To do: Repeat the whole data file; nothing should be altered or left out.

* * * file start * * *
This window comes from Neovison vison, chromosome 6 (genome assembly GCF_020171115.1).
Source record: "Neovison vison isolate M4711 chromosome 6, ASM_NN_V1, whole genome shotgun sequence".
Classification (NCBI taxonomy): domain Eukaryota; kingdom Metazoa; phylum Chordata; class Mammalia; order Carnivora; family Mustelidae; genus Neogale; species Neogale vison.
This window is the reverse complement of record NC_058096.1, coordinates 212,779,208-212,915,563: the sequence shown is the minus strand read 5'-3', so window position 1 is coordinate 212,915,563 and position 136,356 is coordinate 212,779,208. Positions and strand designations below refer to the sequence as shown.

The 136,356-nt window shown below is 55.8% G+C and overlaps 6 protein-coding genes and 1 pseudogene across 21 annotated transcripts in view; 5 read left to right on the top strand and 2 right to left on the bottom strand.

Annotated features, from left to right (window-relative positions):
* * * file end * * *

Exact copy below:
This window comes from Neovison vison, chromosome 6 (genome assembly GCF_020171115.1).
Source record: "Neovison vison isolate M4711 chromosome 6, ASM_NN_V1, whole genome shotgun sequence".
Classification (NCBI taxonomy): domain Eukaryota; kingdom Metazoa; phylum Chordata; class Mammalia; order Carnivora; family Mustelidae; genus Neogale; species Neogale vison.
This window is the reverse complement of record NC_058096.1, coordinates 212,779,208-212,915,563: the sequence shown is the minus strand read 5'-3', so window position 1 is coordinate 212,915,563 and position 136,356 is coordinate 212,779,208. Positions and strand designations below refer to the sequence as shown.

The 136,356-nt window shown below is 55.8% G+C and overlaps 6 protein-coding genes and 1 pseudogene across 21 annotated transcripts in view; 5 read left to right on the top strand and 2 right to left on the bottom strand.

Annotated features, from left to right (window-relative positions):